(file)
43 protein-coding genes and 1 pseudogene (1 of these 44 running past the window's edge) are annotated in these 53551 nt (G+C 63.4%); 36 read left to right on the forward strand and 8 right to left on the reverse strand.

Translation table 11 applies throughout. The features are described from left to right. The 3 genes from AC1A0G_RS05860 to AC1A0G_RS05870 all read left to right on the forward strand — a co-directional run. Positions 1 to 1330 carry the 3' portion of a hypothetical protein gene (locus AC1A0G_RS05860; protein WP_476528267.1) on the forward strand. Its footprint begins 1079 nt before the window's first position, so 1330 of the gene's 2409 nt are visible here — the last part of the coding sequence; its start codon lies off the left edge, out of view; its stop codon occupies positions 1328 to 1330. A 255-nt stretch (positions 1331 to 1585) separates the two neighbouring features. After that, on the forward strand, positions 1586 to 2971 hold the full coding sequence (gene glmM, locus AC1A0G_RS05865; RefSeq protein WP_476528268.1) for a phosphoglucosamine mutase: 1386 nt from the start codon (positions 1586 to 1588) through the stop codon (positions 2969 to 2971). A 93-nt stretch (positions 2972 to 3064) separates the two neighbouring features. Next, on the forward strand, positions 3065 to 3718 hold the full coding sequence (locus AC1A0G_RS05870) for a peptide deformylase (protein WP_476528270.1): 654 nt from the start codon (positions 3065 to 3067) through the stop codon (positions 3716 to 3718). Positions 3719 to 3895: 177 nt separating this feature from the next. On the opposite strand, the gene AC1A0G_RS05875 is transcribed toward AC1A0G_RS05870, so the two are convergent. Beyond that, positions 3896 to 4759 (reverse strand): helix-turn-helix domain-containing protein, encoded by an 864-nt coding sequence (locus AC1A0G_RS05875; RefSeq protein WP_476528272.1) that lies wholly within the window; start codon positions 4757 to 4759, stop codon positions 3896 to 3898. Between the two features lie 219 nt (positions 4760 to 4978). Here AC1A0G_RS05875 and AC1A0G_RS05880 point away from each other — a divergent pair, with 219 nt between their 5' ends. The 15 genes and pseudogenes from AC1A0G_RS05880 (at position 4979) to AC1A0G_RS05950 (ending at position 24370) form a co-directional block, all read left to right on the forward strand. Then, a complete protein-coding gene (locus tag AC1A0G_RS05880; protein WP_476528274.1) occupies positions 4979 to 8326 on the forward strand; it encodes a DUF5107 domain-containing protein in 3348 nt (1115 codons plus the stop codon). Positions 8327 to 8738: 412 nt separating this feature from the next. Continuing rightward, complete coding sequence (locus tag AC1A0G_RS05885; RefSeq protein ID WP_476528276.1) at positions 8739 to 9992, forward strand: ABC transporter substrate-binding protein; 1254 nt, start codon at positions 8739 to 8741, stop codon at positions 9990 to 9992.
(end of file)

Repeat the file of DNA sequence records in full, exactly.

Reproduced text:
43 protein-coding genes and 1 pseudogene (1 of these 44 running past the window's edge) are annotated in these 53551 nt (G+C 63.4%); 36 read left to right on the forward strand and 8 right to left on the reverse strand.

Translation table 11 applies throughout. The features are described from left to right. The 3 genes from AC1A0G_RS05860 to AC1A0G_RS05870 all read left to right on the forward strand — a co-directional run. Positions 1 to 1330 carry the 3' portion of a hypothetical protein gene (locus AC1A0G_RS05860; protein WP_476528267.1) on the forward strand. Its footprint begins 1079 nt before the window's first position, so 1330 of the gene's 2409 nt are visible here — the last part of the coding sequence; its start codon lies off the left edge, out of view; its stop codon occupies positions 1328 to 1330. A 255-nt stretch (positions 1331 to 1585) separates the two neighbouring features. After that, on the forward strand, positions 1586 to 2971 hold the full coding sequence (gene glmM, locus AC1A0G_RS05865; RefSeq protein WP_476528268.1) for a phosphoglucosamine mutase: 1386 nt from the start codon (positions 1586 to 1588) through the stop codon (positions 2969 to 2971). A 93-nt stretch (positions 2972 to 3064) separates the two neighbouring features. Next, on the forward strand, positions 3065 to 3718 hold the full coding sequence (locus AC1A0G_RS05870) for a peptide deformylase (protein WP_476528270.1): 654 nt from the start codon (positions 3065 to 3067) through the stop codon (positions 3716 to 3718). Positions 3719 to 3895: 177 nt separating this feature from the next. On the opposite strand, the gene AC1A0G_RS05875 is transcribed toward AC1A0G_RS05870, so the two are convergent. Beyond that, positions 3896 to 4759 (reverse strand): helix-turn-helix domain-containing protein, encoded by an 864-nt coding sequence (locus AC1A0G_RS05875; RefSeq protein WP_476528272.1) that lies wholly within the window; start codon positions 4757 to 4759, stop codon positions 3896 to 3898. Between the two features lie 219 nt (positions 4760 to 4978). Here AC1A0G_RS05875 and AC1A0G_RS05880 point away from each other — a divergent pair, with 219 nt between their 5' ends. The 15 genes and pseudogenes from AC1A0G_RS05880 (at position 4979) to AC1A0G_RS05950 (ending at position 24370) form a co-directional block, all read left to right on the forward strand. Then, a complete protein-coding gene (locus tag AC1A0G_RS05880; protein WP_476528274.1) occupies positions 4979 to 8326 on the forward strand; it encodes a DUF5107 domain-containing protein in 3348 nt (1115 codons plus the stop codon). Positions 8327 to 8738: 412 nt separating this feature from the next. Continuing rightward, complete coding sequence (locus tag AC1A0G_RS05885; RefSeq protein ID WP_476528276.1) at positions 8739 to 9992, forward strand: ABC transporter substrate-binding protein; 1254 nt, start codon at positions 8739 to 8741, stop codon at positions 9990 to 9992.